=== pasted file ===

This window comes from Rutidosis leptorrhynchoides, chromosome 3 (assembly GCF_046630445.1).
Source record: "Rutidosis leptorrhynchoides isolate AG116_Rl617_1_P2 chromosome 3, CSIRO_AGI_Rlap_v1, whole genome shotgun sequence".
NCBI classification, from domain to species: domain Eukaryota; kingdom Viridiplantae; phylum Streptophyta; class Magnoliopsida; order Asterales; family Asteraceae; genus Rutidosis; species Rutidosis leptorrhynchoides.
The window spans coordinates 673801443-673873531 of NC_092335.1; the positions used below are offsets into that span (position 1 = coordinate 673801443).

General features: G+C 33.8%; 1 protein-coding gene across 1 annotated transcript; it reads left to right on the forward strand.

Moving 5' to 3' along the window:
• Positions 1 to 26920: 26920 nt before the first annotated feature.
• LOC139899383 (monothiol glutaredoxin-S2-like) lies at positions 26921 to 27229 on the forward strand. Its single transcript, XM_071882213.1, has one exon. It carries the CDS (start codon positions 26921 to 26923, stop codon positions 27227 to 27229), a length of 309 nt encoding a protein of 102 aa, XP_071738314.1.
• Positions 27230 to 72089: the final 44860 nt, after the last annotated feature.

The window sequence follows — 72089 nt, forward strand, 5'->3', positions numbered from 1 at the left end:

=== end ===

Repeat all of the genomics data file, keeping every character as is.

This window comes from Rutidosis leptorrhynchoides, chromosome 3 (assembly GCF_046630445.1).
Source record: "Rutidosis leptorrhynchoides isolate AG116_Rl617_1_P2 chromosome 3, CSIRO_AGI_Rlap_v1, whole genome shotgun sequence".
NCBI classification, from domain to species: domain Eukaryota; kingdom Viridiplantae; phylum Streptophyta; class Magnoliopsida; order Asterales; family Asteraceae; genus Rutidosis; species Rutidosis leptorrhynchoides.
The window spans coordinates 673801443-673873531 of NC_092335.1; the positions used below are offsets into that span (position 1 = coordinate 673801443).

General features: G+C 33.8%; 1 protein-coding gene across 1 annotated transcript; it reads left to right on the forward strand.

Moving 5' to 3' along the window:
• Positions 1 to 26920: 26920 nt before the first annotated feature.
• LOC139899383 (monothiol glutaredoxin-S2-like) lies at positions 26921 to 27229 on the forward strand. Its single transcript, XM_071882213.1, has one exon. It carries the CDS (start codon positions 26921 to 26923, stop codon positions 27227 to 27229), a length of 309 nt encoding a protein of 102 aa, XP_071738314.1.
• Positions 27230 to 72089: the final 44860 nt, after the last annotated feature.

The window sequence follows — 72089 nt, forward strand, 5'->3', positions numbered from 1 at the left end: